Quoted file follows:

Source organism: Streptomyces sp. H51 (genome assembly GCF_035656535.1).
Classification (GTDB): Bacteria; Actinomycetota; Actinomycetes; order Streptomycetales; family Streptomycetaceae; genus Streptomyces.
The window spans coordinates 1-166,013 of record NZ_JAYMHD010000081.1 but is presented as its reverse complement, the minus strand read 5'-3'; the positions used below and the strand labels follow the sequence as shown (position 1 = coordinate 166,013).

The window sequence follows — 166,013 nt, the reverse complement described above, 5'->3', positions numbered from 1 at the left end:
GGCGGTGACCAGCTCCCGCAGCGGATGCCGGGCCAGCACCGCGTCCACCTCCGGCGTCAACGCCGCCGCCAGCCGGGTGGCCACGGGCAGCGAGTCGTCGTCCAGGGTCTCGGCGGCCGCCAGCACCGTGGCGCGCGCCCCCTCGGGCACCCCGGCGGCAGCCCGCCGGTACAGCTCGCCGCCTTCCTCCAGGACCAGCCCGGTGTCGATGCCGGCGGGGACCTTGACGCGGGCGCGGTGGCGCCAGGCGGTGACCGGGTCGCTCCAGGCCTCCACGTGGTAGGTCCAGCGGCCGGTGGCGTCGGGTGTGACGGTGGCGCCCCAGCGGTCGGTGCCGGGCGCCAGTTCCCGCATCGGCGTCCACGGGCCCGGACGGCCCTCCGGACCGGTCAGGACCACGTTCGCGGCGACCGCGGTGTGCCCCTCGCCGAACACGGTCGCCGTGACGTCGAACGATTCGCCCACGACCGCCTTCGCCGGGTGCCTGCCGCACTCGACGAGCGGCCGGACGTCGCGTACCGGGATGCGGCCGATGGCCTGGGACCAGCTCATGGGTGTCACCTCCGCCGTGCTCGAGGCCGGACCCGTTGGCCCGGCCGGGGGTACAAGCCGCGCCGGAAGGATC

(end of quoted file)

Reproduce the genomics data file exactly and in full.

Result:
Source organism: Streptomyces sp. H51 (genome assembly GCF_035656535.1).
Classification (GTDB): Bacteria; Actinomycetota; Actinomycetes; order Streptomycetales; family Streptomycetaceae; genus Streptomyces.
The window spans coordinates 1-166,013 of record NZ_JAYMHD010000081.1 but is presented as its reverse complement, the minus strand read 5'-3'; the positions used below and the strand labels follow the sequence as shown (position 1 = coordinate 166,013).

The window sequence follows — 166,013 nt, the reverse complement described above, 5'->3', positions numbered from 1 at the left end:
GGCGGTGACCAGCTCCCGCAGCGGATGCCGGGCCAGCACCGCGTCCACCTCCGGCGTCAACGCCGCCGCCAGCCGGGTGGCCACGGGCAGCGAGTCGTCGTCCAGGGTCTCGGCGGCCGCCAGCACCGTGGCGCGCGCCCCCTCGGGCACCCCGGCGGCAGCCCGCCGGTACAGCTCGCCGCCTTCCTCCAGGACCAGCCCGGTGTCGATGCCGGCGGGGACCTTGACGCGGGCGCGGTGGCGCCAGGCGGTGACCGGGTCGCTCCAGGCCTCCACGTGGTAGGTCCAGCGGCCGGTGGCGTCGGGTGTGACGGTGGCGCCCCAGCGGTCGGTGCCGGGCGCCAGTTCCCGCATCGGCGTCCACGGGCCCGGACGGCCCTCCGGACCGGTCAGGACCACGTTCGCGGCGACCGCGGTGTGCCCCTCGCCGAACACGGTCGCCGTGACGTCGAACGATTCGCCCACGACCGCCTTCGCCGGGTGCCTGCCGCACTCGACGAGCGGCCGGACGTCGCGTACCGGGATGCGGCCGATGGCCTGGGACCAGCTCATGGGTGTCACCTCCGCCGTGCTCGAGGCCGGACCCGTTGGCCCGGCCGGGGGTACAAGCCGCGCCGGAAGGATC